Both moving magnet and moving coil phono cartridges output a very low level signal. This signal must be connected to a special phono input, where it receives the extra gain and special equalization it needs. Not all stereo preamps include an internal phono preamp – so it’s something to look for if you listen to vinyl or plan to. Phono cartridges come in two common types, moving magnet (MM) and moving coil (MC); most modern phono inputs will accept either, although the phono inputs on some vintage equipment only support the MM type. If you have a preamp without a phono input, and you decide to go that route later, you can always add a high quality external phono preamp like our XPS-1.
Some modern stereo preamps also include one or more digital inputs – which simply means that they’ve included a DAC inside the preamp. Many audio purists prefer to keep their analog and digital worlds safely apart – either because they don’t ever listen to digital or because they prefer to use a separate high quality DAC for their digital listening. Others prefer the convenience of having both analog and digital inputs on the same unit. If you don’t have any digital audio sources, then you may be better off choosing a purely analog preamp like our XSP-1, where you’re not spending money on complex digital circuitry you’re never going to use. However, if you do have both digital and analog sources, and you’re on a budget, you’ll find a product like our PT-100, which includes both types of inputs, to be a convenient and economical choice.
With a lot of vintage audio gear, it was impossible to be sure that the tone controls were out of the circuit, even when you didn’t want to use them. This is one of the reasons why many audiophiles dislike tone controls - and some audiophile preamps omit them entirely. We feel that tone controls can be useful, as long as they’re designed properly, and do nothing to compromise sound quality when they’re not being used. On our XSP-1, we replaced the regular tone controls with precision relay controlled tone trims, which allow you more precise adjustments over a narrower range, and are there just to anable you to fine tune the sound of an already excellent system; other gear, like our PT-100, includes more conventional tone controls. (Our high end digital processors include sophisticated equalization and room correction options in addition to more standard tone controls.)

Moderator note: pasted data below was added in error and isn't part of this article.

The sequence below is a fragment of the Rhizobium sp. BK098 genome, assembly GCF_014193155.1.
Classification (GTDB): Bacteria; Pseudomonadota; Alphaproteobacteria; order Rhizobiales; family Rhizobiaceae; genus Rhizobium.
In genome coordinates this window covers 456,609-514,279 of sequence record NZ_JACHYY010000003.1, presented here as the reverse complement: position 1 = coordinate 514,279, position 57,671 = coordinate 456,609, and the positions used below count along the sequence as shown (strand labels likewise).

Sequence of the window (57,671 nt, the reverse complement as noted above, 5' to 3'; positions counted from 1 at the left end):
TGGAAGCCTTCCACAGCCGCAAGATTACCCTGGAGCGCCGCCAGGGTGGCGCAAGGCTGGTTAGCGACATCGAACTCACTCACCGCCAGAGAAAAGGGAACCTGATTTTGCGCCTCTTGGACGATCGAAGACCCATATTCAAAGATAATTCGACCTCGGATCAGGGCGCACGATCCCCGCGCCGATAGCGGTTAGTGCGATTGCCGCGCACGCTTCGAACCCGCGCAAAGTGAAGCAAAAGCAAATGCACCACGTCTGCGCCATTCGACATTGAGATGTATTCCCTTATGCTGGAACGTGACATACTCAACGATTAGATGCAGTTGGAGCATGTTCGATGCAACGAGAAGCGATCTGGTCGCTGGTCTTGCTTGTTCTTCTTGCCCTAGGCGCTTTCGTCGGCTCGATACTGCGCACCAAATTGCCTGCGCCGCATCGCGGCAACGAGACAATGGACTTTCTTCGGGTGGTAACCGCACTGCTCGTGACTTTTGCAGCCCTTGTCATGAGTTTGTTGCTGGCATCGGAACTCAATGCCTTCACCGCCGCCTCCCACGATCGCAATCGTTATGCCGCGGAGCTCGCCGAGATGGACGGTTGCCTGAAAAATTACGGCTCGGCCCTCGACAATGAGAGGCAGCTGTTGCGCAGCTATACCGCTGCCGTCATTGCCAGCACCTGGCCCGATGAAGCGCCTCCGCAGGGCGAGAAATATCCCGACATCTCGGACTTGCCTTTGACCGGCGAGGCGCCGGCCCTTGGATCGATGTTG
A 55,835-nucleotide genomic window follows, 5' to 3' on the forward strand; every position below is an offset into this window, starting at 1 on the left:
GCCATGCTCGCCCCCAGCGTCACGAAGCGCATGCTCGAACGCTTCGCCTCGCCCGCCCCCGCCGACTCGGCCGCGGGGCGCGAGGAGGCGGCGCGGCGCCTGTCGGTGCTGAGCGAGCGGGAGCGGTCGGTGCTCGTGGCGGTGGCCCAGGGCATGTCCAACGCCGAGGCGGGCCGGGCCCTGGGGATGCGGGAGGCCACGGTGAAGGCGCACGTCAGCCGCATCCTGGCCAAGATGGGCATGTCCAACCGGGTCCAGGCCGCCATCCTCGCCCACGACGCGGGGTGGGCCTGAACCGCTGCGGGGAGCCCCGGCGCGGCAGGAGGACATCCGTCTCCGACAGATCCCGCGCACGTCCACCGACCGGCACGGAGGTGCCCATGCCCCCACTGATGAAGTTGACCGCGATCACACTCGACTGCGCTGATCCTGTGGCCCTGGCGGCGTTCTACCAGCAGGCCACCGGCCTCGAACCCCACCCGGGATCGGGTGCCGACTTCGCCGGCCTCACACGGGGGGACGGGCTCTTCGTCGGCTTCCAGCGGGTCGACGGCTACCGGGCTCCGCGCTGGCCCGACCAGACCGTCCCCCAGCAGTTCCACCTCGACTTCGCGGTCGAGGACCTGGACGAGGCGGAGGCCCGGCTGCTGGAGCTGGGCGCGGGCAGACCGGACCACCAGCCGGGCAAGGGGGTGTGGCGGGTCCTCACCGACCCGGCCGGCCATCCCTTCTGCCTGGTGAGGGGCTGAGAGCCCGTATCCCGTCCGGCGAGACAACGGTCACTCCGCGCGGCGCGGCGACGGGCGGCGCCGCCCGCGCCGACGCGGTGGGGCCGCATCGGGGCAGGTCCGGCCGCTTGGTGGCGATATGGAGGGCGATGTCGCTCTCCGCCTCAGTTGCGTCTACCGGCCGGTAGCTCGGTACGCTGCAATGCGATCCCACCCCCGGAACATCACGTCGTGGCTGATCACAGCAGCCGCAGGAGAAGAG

Complex Equalization And Automatic Room Correction
We think that automatic room correction, fancy equalizers, and those sorts of features are extremely useful – especially in complex home theater surround sound systems. However, because all of these advanced features can only be implemented in the digital domain, and because they really shouldn’t be necessary in a two-channel analog system, we really don’t really think they should be included in an analog preamp. (So they seem like they’re really part of a different discussion.)
Bass management is simply the technical name for keeping track of what happens to very low bass – and sending it to your subwoofer if you have one. Home theater gear has sophisticated bass management options, which are responsible for routing the low frequency effects channel found on most surround sound discs to your subwoofer, as well as handling the low bass from your other channels properly.
You usually don’t want or need that sort of complicated digital bass management on a stereo preamp. However, if you want to use a subwoofer today, or plan to add one later, you really will need some form of bass management. Because bass management can be expensive and complicated to add to a system that doesn’t include it already, we recommend that you choose a preamp that has high quality analog bass management built in, so it will be there when and if you need it.
Hopefully we’ve taken a little bit of the confusion out of choosing just the right preamp for your system. Of course, as usual, if you have any questions, or need any more detailed advice, we’re here to help you figure it all out.